The processing system executes operations or instructions in accordance with a timing clock (CLK) having a period P. As an example, the period P is currently about four nanoseconds in high performance computers such as workstations. To accommodate such speeds, the comparing of the data tag 54 with the tag stored at the memory cells is preferably achieved by using content-addressable memory (CAM) for the memory cells containing the tag. The memory cells containing the instruction are preferably implemented by a random access memory (RAM). During a first half of the timing clock's cycle, the address evaluation occurs in the CAM, and the RAM storage is precharged. During the second half of the timing clock's cycle, the RAM is read and the CAM is precharged.
Although the embodiments discussed above refer to a cache memory partitioned into two regions, the invention can also be used to partition the cache memory into more than two partitions. For example, a cache memory can be partitioned into three regions, including a sequential instruction region, a branch target instruction region and a victim cache region. In this case, if a level 2 cache miss occurs, then line in the level 2 cache being replaced can be stored in the victim cache. Here, the write bit lines could be used to write back the cache line being replaced to the victim cache. If the sequential instruction region, the branch target instruction region and a victim cache region all use the same tags (e.g., all physical tags or all virtual tags), then all three regions can be referenced simultaneously during a one-cycle read operation. If all the regions do not use the same tags, then two cycles are required. In the first cycle the virtual tag can be compared and address translation performed to obtain a physical tag. If a miss occurs in the first cycle, then in the second cycle, the region(s) using a physical tag are checked for a hit. If a hit occurs in the second cycle, then the cache line is read and possibly moved into another region of the cache to avoid the one-cycle penalty with future accesses to the same cache line.
Dynamic or adaptive application of the invention while executing a software program is advantageous if the software contains loops within the program code. For example, a compiler would identify sections of the program code in which a loop is being carried out, and then indicate in the code an instruction which (when executed) would increase the size of the region in the cache memory allocated to the branch target instructions prior to such loop sections. Then, when the program code leaves the loop sections, the compiler would insert another instruction causing the size of the branch target instruction region within the cache memory to decrease. Such techniques would optimize utilization of the cache memory in accordance with the nature of the program being executed. The programmable base register 38 could be used to dynamically store the partition information.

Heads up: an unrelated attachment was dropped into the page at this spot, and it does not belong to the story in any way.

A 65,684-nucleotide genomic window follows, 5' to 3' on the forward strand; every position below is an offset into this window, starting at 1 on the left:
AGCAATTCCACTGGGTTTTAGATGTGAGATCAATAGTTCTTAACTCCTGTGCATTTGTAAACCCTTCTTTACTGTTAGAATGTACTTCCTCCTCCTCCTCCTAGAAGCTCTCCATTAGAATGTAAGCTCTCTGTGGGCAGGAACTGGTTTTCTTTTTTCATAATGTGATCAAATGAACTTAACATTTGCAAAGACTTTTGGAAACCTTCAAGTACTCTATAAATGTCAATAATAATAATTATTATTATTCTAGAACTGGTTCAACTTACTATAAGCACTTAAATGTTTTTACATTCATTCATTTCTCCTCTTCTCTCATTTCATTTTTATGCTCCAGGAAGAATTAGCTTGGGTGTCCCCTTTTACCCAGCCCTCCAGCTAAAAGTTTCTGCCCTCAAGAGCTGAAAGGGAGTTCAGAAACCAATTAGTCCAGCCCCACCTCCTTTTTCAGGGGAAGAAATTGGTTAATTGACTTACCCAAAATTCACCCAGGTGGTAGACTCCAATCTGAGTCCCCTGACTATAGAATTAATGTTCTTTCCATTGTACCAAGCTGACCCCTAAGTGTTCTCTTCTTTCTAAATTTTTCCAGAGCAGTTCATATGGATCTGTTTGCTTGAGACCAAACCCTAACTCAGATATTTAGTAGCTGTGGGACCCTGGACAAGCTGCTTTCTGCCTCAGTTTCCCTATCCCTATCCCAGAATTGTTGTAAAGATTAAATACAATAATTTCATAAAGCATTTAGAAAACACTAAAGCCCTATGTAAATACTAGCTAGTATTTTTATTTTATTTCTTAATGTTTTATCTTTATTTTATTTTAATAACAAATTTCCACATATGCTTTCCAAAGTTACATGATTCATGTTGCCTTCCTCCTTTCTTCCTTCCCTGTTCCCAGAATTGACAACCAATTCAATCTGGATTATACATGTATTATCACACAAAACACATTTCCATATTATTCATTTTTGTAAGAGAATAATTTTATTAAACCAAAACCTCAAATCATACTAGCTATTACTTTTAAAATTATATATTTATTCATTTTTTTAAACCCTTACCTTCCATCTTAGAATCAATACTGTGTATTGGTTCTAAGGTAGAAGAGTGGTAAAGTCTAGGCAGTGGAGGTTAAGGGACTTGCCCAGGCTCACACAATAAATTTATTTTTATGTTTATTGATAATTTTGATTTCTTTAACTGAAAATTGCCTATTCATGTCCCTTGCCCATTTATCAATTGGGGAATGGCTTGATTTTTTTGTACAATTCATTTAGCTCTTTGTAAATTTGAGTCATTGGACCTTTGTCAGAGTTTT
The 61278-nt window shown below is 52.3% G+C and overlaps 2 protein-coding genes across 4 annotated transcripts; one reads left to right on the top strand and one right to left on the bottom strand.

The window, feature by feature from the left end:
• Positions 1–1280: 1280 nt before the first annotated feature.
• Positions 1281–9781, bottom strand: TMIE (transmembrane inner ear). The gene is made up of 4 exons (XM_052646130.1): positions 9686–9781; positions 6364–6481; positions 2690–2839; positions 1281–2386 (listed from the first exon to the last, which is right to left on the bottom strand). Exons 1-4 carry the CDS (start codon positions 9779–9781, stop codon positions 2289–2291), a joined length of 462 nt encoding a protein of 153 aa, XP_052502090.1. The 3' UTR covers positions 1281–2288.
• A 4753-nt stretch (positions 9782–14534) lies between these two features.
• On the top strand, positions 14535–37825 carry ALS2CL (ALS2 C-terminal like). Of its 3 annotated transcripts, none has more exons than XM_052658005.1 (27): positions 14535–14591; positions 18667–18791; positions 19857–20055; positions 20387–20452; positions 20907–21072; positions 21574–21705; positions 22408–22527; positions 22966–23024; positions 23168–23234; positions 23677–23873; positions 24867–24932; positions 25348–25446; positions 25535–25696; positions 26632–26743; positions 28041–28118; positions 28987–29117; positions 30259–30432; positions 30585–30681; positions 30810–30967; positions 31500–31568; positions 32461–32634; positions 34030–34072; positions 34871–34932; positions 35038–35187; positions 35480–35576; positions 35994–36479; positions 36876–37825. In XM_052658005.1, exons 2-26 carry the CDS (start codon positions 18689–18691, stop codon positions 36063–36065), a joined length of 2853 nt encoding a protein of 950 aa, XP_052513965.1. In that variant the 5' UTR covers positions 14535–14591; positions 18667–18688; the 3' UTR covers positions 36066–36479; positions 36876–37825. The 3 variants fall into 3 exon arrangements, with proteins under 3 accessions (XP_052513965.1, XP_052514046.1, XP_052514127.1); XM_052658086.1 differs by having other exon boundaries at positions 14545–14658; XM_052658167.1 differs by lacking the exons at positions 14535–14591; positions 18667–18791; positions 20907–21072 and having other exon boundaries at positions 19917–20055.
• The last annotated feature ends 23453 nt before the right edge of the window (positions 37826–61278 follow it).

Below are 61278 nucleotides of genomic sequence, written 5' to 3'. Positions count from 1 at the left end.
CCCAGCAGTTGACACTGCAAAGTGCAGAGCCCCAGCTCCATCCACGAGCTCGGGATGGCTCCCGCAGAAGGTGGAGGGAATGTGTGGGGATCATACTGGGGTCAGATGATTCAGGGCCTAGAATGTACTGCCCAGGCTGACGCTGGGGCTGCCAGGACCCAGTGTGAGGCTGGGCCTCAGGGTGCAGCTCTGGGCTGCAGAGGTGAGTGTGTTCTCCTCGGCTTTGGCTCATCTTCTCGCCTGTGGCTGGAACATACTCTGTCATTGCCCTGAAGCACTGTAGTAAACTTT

The invention works well for both direct-mapped and fully-associative caches. Moreover, although the invention was primarily discussed above with reference to instruction cache embodiments, the invention can also be embodied in a data caches where it would be useful to partition different pieces of data for performance reasons. The invention can also be used to partition a cache memory into an instruction cache region and a data cache region.
It may be preferable to also vertically partition the instruction cache as described in U.S. patent application Ser. No. 08/299,174, entitled "Vertically Partitioned Instruction Cache," and filed concurrently herewith, which is hereby incorporated by reference. For example, the instruction cache 10 could be vertically partitioned to avoid the need for an additional stage in a pipeline to determine a next instruction address.
The many features and advantages of the invention are apparent from the written description and thus it is intended by the appended claims to cover all such features and advantages of the invention. Further, since numerous modifications and changes will readily occur to those skilled in the art, it is not desired to limit the invention to the exact construction and operation as illustrated and described. Hence, all suitable modifications and equivalents may be resorted to as falling within the scope of the invention.
|Cited Patent||Filing date||Publication date||Applicant||Title|
|US4583162 *||Jan 13, 1983||Apr 15, 1986||The Singer Company||Look ahead memory interface|
|US4905141 *||Oct 25, 1988||Feb 27, 1990||International Business Machines Corporation||Partitioned cache memory with partition look-aside table (PLAT) for early partition assignment identification|
|US4945512 *||Sep 7, 1988||Jul 31, 1990||Unisys Corporation||High-speed partitioned set associative cache memory|
|US5101344 *||Jul 25, 1990||Mar 31, 1992||Motorola, Inc.||Data processor having split level control store|